New regulations for discipline codes were approved by the Maryland State Board of Education Jan. 28, requiring schools to revise their policies in a way that limits suspensions and discourages zero-tolerance rules.
The main goal for these new regulations is to keep students in school as much as possible by avoiding out-of-school suspensions except as a last resort. The Maryland Board released two reports on the suspension toll, showing that more than 42,000 students were suspended or expelled in the last school year.
Controversies surrounding the zero-tolerance policy and racially disproportionate suspension rates were some reasons the change was approved. The zero-tolerance policy, while it provides a strong stance against bullying, has also been criticized as too harsh on students accused of bringing weapons to school.
The Washington Post also recently reported that the suspension rate for African American students in Maryland is 8.7 percent and about three percent for white and Hispanic students. “Student equality is a necessity,” freshman Alia Ghanem said. “No matter who you are or what your background is, every student deserves rights and equality.”
In MCPS, several actions have been taken to limit and monitor suspensions. Data regarding the number and purpose of suspensions given by each principal is collected and reported monthly.
“There was some concern about who was getting suspended, why kids were getting suspended,” Principal Billie-Jean Bensen said. Bensen, like all other principals in the county, is being tracked by the county for suspensions and being compared to other administrators in other schools.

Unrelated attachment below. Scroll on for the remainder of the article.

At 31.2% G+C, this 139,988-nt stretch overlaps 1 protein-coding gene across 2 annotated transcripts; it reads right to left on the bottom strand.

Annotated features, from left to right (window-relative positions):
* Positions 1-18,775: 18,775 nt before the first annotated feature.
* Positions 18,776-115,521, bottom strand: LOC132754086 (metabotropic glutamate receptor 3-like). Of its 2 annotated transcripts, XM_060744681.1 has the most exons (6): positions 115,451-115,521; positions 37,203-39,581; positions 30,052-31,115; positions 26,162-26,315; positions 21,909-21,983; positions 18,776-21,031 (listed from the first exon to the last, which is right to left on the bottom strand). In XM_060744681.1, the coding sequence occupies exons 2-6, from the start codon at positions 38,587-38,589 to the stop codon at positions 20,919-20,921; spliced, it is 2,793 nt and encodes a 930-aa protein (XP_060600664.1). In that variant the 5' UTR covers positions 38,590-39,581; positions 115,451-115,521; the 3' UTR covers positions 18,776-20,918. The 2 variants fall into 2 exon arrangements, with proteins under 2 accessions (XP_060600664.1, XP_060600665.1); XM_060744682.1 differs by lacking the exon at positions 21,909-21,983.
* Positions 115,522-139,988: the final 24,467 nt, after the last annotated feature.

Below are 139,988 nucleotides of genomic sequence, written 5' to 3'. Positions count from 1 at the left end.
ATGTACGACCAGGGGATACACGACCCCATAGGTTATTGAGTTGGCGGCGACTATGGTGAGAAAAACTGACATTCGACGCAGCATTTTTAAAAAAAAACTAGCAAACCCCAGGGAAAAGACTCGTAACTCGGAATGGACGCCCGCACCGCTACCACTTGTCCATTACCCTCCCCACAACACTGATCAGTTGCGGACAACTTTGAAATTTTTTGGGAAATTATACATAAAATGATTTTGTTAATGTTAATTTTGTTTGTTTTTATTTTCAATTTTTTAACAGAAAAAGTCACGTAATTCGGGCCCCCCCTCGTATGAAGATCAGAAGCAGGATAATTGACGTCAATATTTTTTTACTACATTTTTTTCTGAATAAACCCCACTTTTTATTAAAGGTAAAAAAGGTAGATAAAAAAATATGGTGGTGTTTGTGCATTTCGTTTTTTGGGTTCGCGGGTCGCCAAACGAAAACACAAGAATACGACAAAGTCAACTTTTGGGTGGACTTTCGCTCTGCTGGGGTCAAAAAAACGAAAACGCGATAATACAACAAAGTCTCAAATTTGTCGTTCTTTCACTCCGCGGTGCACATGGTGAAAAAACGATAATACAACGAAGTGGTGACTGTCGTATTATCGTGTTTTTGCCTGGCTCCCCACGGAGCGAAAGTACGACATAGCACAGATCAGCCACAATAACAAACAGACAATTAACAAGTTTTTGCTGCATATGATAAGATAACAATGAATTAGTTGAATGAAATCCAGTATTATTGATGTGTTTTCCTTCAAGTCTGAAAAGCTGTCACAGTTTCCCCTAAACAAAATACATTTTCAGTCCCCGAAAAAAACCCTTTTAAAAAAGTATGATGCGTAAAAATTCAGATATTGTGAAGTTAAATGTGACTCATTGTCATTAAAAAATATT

One common alternative to suspensions that RHS and other MCPS schools use is the Student Work Alternative Program (SWAP). Students in this program show up on Saturday mornings to help clean up the school building as an alternative to being taken out of school during instruction times.
“We want kids in school. For many kids, being out of school is not a good thing,” Bensen said.
Even though principals are the only ones in the school who give suspensions, Bensen meets with other administrators and counselors as a team to discuss each individual situation before making a final decision. The staff have received training on how to handle suspensions.
“We’ve already been moving in that direction [with discipline policies],” Bensen said.